It is very easy to deal with reusable nappies that are soiled, if you know how to deal with different types of poo.

As your baby grows, their poo changes. In the first 48 hours, your newborn baby will produce a sticky greenish-black poo known as merconium. After a few days of regulated breastfed or formula-fed milk, the poo will change to a runny mustard/light brown colour. Once they start eating solid foods, their poo becomes more solid.[1] Not all babies are the same, some may poo more or less frequently than others – you will soon be an expert on your little one’s cycle.

Using reusable nappies can be used on newborns, pre-weaned or weaned babies. Pre-weaned poo is water soluble so any dirty nappies can be put straight in the washing machine without pre-soaking in water beforehand. Liners, whether disposable or washable, are useful for protecting the nappies from overstaining or just for catching poo. Disposable liners are not flushable and should be placed in the bin, while washable liners can be washed with dirty, wet or soiled nappies and reused.

For older babies that are weaned, any solid poo can easily be shaken off into the toilet, and this should be done whether you using reusable or disposable nappies. Again, liners can be very useful for catching solid poos.

The design of modern reusable nappies mean they will be cleaned well in the washing machine. A simple routine such as a cold rinse cycle, followed by a temperature wash (60 degrees if your baby is under six months, and 40 degrees if your baby is over six months) is perfect for washing your nappies, with a simple non-bio detergent. Afterwards, nappies can be air-dried away from direct heat. It is always recommended to just double-check with the nappy manufacturers’ product care and washing instructions.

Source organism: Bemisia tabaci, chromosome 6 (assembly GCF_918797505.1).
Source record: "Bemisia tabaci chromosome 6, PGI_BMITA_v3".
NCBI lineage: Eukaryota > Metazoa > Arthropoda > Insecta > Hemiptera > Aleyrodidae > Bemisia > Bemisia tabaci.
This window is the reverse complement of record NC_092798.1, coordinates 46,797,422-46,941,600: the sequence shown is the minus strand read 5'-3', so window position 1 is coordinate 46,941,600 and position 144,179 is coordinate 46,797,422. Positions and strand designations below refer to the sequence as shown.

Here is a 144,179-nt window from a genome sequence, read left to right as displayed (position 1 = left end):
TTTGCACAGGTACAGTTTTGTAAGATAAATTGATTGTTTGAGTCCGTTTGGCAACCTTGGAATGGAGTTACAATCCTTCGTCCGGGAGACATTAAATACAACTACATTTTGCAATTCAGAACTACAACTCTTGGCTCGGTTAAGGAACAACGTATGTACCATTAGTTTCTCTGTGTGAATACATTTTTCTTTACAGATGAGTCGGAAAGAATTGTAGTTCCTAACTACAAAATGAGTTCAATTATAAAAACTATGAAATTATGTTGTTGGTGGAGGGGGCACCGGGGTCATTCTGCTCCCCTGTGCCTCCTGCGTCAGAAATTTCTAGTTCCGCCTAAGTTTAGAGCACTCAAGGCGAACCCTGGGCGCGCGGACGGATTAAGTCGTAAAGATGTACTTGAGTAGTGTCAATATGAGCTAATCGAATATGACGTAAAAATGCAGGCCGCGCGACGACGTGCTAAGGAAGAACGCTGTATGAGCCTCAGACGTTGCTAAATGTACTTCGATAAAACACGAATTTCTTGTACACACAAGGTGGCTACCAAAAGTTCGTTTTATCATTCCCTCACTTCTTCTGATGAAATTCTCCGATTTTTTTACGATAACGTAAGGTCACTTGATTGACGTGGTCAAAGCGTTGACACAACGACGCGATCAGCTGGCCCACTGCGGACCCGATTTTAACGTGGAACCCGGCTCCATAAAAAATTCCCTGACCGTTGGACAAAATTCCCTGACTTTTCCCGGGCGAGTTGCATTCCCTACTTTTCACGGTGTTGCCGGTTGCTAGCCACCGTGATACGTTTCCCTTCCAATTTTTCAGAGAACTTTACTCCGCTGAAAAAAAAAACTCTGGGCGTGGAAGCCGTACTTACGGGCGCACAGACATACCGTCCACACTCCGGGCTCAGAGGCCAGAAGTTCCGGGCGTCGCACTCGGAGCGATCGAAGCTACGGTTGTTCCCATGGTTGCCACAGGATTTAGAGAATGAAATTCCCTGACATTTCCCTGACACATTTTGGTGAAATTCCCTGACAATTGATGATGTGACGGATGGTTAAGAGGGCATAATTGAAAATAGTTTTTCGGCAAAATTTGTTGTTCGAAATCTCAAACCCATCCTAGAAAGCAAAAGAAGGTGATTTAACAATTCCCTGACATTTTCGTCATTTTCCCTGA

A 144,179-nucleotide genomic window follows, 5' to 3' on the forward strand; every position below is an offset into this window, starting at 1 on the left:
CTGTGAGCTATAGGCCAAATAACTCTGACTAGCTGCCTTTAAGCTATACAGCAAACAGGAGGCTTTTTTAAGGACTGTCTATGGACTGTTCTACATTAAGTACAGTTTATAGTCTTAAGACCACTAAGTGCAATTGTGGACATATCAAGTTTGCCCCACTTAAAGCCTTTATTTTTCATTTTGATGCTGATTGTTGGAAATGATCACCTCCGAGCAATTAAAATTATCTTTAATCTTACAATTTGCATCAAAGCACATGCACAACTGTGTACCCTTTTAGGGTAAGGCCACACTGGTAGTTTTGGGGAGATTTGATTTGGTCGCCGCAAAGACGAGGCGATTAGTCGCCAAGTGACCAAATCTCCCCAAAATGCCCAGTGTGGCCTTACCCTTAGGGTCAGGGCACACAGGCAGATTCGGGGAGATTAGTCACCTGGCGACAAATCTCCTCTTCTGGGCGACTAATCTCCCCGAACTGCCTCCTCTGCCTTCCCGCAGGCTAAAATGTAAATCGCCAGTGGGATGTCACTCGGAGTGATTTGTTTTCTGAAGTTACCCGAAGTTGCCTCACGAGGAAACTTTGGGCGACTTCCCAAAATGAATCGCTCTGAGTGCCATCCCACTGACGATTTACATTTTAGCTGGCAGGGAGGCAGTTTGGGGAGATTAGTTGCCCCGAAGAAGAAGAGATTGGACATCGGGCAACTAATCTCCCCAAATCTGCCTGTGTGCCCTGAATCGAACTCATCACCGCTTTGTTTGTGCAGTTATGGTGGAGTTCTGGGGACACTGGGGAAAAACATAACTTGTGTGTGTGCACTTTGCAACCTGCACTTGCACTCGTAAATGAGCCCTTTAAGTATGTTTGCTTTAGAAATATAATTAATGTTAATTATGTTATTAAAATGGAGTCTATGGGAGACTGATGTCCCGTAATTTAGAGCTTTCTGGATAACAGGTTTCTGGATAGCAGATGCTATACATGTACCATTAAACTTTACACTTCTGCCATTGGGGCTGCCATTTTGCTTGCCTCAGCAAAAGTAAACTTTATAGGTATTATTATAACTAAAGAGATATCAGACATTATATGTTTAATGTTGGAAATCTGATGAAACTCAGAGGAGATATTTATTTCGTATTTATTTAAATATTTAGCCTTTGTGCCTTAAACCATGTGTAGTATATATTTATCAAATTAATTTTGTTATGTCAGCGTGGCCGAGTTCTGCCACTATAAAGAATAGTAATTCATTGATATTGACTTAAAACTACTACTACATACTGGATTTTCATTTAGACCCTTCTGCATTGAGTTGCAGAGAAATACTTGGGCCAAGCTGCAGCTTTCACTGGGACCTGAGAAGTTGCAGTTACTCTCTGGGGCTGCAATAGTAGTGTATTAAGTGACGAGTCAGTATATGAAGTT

Reusable nappies are fantastic to use in the summer. As we are all aware, many London Boroughs have switched to fortnightly waste collections to increase recycling rates and to reduce the amount of waste sent to incineration. In London, disposable nappies cannot be recycled and need to be disposed of properly in a general waste bin. This may mean that they can get hot and smelly when left outside, so the easy alternative is reusable nappies that are cleaned in the washing machine and line/air-dried at home. Reusable nappies take no time at all to dry, particularly in the summer months, so it’s a great time to make the switch.

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References:

[1] NHS – How to change your baby’s nappy